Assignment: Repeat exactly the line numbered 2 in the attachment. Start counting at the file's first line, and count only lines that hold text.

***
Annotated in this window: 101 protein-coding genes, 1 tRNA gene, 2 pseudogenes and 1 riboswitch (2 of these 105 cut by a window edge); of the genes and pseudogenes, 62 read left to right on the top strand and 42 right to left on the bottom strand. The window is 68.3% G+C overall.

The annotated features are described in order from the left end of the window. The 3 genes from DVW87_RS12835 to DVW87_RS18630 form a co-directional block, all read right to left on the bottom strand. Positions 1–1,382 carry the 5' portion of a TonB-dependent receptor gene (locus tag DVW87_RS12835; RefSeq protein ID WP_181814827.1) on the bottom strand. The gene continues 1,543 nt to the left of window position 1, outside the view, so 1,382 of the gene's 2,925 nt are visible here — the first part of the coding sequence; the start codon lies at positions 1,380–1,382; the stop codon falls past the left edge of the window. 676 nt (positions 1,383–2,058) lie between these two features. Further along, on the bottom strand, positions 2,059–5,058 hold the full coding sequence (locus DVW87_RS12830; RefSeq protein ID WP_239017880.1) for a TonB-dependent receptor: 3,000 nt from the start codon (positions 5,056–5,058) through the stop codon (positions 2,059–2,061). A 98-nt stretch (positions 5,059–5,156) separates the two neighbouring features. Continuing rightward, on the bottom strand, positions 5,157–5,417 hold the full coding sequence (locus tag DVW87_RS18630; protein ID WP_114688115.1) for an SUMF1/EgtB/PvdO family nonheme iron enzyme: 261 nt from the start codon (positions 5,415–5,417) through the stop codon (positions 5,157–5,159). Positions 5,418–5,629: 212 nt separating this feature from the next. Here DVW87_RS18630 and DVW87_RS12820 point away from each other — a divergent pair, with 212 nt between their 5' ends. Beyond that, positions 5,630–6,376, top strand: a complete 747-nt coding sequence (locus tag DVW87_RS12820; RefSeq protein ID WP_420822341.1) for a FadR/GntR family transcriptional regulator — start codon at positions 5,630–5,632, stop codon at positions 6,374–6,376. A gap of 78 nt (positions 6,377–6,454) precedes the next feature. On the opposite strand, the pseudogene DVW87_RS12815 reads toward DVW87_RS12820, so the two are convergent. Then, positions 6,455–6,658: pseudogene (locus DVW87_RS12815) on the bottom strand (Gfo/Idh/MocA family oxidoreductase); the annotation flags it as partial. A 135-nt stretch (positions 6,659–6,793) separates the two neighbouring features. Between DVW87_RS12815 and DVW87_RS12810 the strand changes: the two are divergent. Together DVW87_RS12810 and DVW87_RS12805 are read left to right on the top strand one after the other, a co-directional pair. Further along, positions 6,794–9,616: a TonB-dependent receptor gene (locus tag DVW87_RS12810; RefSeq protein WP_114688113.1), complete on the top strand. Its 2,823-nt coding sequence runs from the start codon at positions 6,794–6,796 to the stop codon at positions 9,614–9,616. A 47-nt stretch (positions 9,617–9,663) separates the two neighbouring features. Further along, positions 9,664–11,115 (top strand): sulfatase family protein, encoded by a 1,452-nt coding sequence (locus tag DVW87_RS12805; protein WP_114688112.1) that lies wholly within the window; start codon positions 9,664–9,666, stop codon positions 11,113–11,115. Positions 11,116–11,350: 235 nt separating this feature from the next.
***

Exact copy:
The annotated features are described in order from the left end of the window. The 3 genes from DVW87_RS12835 to DVW87_RS18630 form a co-directional block, all read right to left on the bottom strand. Positions 1–1,382 carry the 5' portion of a TonB-dependent receptor gene (locus tag DVW87_RS12835; RefSeq protein ID WP_181814827.1) on the bottom strand. The gene continues 1,543 nt to the left of window position 1, outside the view, so 1,382 of the gene's 2,925 nt are visible here — the first part of the coding sequence; the start codon lies at positions 1,380–1,382; the stop codon falls past the left edge of the window. 676 nt (positions 1,383–2,058) lie between these two features. Further along, on the bottom strand, positions 2,059–5,058 hold the full coding sequence (locus DVW87_RS12830; RefSeq protein ID WP_239017880.1) for a TonB-dependent receptor: 3,000 nt from the start codon (positions 5,056–5,058) through the stop codon (positions 2,059–2,061). A 98-nt stretch (positions 5,059–5,156) separates the two neighbouring features. Continuing rightward, on the bottom strand, positions 5,157–5,417 hold the full coding sequence (locus tag DVW87_RS18630; protein ID WP_114688115.1) for an SUMF1/EgtB/PvdO family nonheme iron enzyme: 261 nt from the start codon (positions 5,415–5,417) through the stop codon (positions 5,157–5,159). Positions 5,418–5,629: 212 nt separating this feature from the next. Here DVW87_RS18630 and DVW87_RS12820 point away from each other — a divergent pair, with 212 nt between their 5' ends. Beyond that, positions 5,630–6,376, top strand: a complete 747-nt coding sequence (locus tag DVW87_RS12820; RefSeq protein ID WP_420822341.1) for a FadR/GntR family transcriptional regulator — start codon at positions 5,630–5,632, stop codon at positions 6,374–6,376. A gap of 78 nt (positions 6,377–6,454) precedes the next feature. On the opposite strand, the pseudogene DVW87_RS12815 reads toward DVW87_RS12820, so the two are convergent. Then, positions 6,455–6,658: pseudogene (locus DVW87_RS12815) on the bottom strand (Gfo/Idh/MocA family oxidoreductase); the annotation flags it as partial. A 135-nt stretch (positions 6,659–6,793) separates the two neighbouring features. Between DVW87_RS12815 and DVW87_RS12810 the strand changes: the two are divergent. Together DVW87_RS12810 and DVW87_RS12805 are read left to right on the top strand one after the other, a co-directional pair. Further along, positions 6,794–9,616: a TonB-dependent receptor gene (locus tag DVW87_RS12810; RefSeq protein WP_114688113.1), complete on the top strand. Its 2,823-nt coding sequence runs from the start codon at positions 6,794–6,796 to the stop codon at positions 9,614–9,616. A 47-nt stretch (positions 9,617–9,663) separates the two neighbouring features. Further along, positions 9,664–11,115 (top strand): sulfatase family protein, encoded by a 1,452-nt coding sequence (locus tag DVW87_RS12805; protein WP_114688112.1) that lies wholly within the window; start codon positions 9,664–9,666, stop codon positions 11,113–11,115. Positions 11,116–11,350: 235 nt separating this feature from the next.